SIR – Among the solutions being proposed to the energy crisis are fracking, nuclear power and tidal energy. None of these can be delivered within a useful time frame.
The issue at hand is a global shortage of gas, which is likely to be resolved in the middle of next year. We also have an electricity system that is too reliant on wind. Our nuclear power stations are ageing and increasingly unreliable.
Gas prices are driving electricity prices up, but so are these vulnerabilities. To address this, the Government needs to get the mothballed Calon Energy gas power stations back up and running and expand the use of our remaining coal power stations. The price cap should be abolished to prevent further chaos in the supply segment, while green levies should be moved from energy bills to general taxation, which would benefit those on low incomes who typically do not pay income tax. VAT relief over the winter is another option.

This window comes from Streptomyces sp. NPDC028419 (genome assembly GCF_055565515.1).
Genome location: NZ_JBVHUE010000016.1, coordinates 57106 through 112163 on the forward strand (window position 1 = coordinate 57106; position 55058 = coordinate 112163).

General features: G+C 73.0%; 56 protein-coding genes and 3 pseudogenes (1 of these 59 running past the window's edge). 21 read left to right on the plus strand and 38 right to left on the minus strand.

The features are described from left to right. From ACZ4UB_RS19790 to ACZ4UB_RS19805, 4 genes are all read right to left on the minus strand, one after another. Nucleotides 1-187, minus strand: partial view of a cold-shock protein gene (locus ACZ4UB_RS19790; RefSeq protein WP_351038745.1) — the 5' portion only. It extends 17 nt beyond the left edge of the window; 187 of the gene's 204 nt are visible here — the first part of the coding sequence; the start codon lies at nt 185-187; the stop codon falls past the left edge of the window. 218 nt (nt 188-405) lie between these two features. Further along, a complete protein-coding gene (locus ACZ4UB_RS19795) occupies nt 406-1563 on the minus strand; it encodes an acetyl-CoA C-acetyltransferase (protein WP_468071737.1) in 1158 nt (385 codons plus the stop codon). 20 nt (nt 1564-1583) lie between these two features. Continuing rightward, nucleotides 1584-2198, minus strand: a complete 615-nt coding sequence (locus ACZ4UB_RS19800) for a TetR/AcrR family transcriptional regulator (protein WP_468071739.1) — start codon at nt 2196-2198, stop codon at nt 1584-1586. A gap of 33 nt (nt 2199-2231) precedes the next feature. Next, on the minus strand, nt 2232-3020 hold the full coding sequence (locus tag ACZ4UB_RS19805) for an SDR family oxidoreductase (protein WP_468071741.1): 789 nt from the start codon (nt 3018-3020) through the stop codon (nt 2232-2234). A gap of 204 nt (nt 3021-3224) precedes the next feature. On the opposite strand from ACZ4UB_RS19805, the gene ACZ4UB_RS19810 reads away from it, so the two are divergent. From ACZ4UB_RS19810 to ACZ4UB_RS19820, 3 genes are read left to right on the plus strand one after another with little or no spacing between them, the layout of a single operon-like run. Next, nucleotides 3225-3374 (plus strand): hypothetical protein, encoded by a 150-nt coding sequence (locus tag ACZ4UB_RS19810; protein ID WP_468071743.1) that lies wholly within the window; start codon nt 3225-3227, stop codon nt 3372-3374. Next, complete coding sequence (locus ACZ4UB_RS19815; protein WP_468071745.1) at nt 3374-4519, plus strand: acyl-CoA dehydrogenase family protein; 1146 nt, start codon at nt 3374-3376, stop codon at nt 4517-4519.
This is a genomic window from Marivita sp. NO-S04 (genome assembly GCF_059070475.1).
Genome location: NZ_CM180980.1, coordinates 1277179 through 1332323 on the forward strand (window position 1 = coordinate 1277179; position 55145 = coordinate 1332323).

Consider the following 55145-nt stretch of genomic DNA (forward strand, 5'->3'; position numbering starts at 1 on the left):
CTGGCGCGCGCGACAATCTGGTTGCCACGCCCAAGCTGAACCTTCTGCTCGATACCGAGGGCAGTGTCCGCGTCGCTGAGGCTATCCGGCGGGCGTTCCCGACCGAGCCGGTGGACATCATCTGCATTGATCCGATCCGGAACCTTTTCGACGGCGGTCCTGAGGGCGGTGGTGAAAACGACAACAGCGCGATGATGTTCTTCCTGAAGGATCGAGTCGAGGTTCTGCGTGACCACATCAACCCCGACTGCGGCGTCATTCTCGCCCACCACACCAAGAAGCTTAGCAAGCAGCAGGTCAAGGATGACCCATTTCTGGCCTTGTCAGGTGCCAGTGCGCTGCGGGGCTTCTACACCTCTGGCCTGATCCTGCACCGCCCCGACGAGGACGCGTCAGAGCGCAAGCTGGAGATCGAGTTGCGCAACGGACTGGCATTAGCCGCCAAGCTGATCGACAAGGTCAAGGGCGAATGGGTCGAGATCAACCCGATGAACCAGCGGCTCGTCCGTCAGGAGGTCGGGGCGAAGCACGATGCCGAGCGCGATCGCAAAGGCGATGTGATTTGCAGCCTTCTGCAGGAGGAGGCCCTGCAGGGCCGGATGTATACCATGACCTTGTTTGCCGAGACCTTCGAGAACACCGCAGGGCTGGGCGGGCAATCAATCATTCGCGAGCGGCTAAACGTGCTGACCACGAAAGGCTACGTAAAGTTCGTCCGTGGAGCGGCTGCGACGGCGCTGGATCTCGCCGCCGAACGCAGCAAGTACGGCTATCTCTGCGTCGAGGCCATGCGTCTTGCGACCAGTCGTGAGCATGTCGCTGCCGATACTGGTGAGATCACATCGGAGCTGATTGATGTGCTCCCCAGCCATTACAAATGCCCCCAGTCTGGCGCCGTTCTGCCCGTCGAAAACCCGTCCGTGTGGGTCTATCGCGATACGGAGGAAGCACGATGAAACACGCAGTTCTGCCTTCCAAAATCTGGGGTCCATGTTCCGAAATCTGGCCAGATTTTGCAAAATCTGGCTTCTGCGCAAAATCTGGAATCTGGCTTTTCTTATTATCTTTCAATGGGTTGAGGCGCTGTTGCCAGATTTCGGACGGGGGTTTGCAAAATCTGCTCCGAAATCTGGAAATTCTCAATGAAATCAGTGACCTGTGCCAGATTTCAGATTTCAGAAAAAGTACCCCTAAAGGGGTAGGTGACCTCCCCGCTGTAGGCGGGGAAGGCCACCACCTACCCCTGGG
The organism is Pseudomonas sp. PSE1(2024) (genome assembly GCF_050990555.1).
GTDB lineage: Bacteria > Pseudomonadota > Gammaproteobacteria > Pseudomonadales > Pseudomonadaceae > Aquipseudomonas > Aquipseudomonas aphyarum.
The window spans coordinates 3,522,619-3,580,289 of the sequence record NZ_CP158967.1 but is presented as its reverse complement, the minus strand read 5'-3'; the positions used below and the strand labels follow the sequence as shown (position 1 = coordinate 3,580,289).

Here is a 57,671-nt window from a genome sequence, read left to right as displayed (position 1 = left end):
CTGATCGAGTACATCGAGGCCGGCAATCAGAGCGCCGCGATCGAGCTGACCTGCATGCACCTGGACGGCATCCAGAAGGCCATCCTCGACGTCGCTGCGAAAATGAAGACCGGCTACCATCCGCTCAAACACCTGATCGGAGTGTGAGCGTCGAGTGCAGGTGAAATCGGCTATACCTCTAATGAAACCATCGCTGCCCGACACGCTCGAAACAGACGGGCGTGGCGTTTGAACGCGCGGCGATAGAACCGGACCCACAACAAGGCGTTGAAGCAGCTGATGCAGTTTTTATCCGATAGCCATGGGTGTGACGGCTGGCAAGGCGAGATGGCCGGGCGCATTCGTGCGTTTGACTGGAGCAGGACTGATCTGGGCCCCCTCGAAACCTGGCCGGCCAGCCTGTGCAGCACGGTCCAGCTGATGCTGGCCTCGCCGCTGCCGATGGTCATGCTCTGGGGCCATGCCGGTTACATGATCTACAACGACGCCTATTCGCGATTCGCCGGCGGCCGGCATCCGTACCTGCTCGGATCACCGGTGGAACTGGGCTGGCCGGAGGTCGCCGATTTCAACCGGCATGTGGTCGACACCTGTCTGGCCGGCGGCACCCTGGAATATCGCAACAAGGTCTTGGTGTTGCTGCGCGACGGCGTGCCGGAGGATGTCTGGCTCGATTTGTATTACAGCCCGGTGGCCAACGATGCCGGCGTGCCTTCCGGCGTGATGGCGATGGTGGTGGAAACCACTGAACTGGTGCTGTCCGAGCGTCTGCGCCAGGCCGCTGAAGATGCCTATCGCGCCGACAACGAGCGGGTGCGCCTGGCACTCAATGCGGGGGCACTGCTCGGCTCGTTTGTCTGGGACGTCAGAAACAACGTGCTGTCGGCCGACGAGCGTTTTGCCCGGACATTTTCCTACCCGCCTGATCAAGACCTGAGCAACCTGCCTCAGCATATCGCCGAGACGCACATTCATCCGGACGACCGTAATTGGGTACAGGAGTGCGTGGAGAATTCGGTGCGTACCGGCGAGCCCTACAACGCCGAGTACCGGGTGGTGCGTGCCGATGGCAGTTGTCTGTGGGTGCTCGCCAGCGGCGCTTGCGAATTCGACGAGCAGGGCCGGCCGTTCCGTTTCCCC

The alternative is ending the winter with just a handful of large suppliers, and the main objective of privatisation would have failed.
SIR – Power companies have a responsibility to put shareholders first.
As someone who worked in the electricity-generation industry for nearly 40 years, I saw the current situation arising after the demise of the Central Electricity Generating Board. There has been no strategy to replace the closed-down coal plants or the elderly nuclear or gas plants. Unfortunately, neither wind nor sunlight are always available.
The electricity and gas industries should be renationalised immediately, and a proper energy plan put in place.
SIR – How does Jeremy Hunt have the brass neck to lead the criticism of the Government over its handling of the Covid-18 pandemic (report, October 12)?
He was the health secretary who pigeonholed the results of Operation Cygnus, the trial run on whether the NHS could deal with such an event.